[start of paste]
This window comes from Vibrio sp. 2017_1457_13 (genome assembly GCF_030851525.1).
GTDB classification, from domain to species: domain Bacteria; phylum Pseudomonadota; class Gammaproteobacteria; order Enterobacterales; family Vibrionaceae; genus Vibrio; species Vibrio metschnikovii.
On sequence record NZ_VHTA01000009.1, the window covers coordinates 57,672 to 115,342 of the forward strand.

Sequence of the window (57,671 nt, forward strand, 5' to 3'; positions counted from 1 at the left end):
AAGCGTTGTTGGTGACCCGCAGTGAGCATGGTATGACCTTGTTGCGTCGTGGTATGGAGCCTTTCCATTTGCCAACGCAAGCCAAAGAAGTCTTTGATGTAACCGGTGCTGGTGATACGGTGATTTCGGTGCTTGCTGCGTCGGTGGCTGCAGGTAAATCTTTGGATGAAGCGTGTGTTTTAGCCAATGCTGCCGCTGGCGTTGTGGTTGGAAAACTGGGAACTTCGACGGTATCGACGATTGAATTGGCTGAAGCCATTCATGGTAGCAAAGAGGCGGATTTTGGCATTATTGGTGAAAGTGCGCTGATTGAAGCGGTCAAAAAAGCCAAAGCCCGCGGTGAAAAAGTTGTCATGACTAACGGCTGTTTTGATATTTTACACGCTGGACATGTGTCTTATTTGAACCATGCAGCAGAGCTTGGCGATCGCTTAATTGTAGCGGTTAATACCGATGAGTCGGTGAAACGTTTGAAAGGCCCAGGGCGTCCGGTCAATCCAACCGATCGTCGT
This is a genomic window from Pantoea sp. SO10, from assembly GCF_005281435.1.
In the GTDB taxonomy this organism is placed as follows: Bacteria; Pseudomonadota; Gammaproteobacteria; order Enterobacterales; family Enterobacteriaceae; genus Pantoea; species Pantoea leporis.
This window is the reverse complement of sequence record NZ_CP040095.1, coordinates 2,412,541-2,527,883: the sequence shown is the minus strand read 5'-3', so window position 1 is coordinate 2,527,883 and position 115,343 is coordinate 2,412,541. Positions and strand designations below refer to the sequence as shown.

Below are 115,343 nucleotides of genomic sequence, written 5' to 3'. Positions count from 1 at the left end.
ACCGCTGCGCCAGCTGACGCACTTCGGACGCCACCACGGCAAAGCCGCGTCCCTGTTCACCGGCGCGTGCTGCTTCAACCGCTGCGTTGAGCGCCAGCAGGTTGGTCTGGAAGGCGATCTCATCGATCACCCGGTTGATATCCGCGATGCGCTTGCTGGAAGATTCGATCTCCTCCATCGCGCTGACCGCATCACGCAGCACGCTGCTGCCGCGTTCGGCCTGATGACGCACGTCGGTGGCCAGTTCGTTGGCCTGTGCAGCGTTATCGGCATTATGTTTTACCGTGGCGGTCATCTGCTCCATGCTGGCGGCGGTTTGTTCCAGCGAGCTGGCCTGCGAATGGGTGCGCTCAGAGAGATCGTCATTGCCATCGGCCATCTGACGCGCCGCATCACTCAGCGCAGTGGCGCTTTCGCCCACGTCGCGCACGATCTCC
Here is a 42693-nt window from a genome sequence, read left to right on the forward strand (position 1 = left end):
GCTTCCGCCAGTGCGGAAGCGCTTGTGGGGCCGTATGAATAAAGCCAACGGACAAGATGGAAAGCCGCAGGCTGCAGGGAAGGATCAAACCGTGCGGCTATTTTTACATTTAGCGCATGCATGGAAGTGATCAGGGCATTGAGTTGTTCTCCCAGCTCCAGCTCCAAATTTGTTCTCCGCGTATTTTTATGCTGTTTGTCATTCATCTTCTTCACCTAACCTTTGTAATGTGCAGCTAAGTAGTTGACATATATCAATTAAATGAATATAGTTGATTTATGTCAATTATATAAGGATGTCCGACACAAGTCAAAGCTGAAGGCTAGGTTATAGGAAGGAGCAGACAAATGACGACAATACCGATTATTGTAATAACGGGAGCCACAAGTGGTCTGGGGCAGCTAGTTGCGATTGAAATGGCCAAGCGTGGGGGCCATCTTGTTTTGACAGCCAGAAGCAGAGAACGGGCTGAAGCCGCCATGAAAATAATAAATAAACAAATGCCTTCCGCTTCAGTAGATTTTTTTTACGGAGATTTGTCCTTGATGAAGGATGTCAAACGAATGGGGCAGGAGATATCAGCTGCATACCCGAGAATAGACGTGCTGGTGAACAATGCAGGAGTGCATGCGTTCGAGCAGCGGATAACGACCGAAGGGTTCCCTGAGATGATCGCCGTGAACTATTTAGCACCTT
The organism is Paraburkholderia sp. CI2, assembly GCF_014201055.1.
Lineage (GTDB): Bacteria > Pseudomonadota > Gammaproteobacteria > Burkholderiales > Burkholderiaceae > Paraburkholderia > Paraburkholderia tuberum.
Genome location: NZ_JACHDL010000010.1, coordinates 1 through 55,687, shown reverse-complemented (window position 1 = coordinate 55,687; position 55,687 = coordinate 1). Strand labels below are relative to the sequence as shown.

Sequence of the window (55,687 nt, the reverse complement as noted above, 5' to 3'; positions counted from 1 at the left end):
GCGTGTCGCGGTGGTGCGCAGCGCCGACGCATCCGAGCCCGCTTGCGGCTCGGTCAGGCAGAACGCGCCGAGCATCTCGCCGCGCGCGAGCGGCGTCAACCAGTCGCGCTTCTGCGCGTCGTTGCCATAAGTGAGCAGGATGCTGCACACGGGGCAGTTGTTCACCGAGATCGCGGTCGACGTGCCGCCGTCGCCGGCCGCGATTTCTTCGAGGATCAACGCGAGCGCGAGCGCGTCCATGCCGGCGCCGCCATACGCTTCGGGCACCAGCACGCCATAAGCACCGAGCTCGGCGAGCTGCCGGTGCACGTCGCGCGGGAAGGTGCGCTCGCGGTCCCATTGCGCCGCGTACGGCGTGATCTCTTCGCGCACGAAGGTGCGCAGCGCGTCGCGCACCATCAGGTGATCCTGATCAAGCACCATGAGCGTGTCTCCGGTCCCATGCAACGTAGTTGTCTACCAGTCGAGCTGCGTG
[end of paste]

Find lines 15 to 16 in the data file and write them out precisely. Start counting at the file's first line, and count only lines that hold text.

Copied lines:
Genome location: NZ_JACHDL010000010.1, coordinates 1 through 55,687, shown reverse-complemented (window position 1 = coordinate 55,687; position 55,687 = coordinate 1). Strand labels below are relative to the sequence as shown.

Sequence of the window (55,687 nt, the reverse complement as noted above, 5' to 3'; positions counted from 1 at the left end):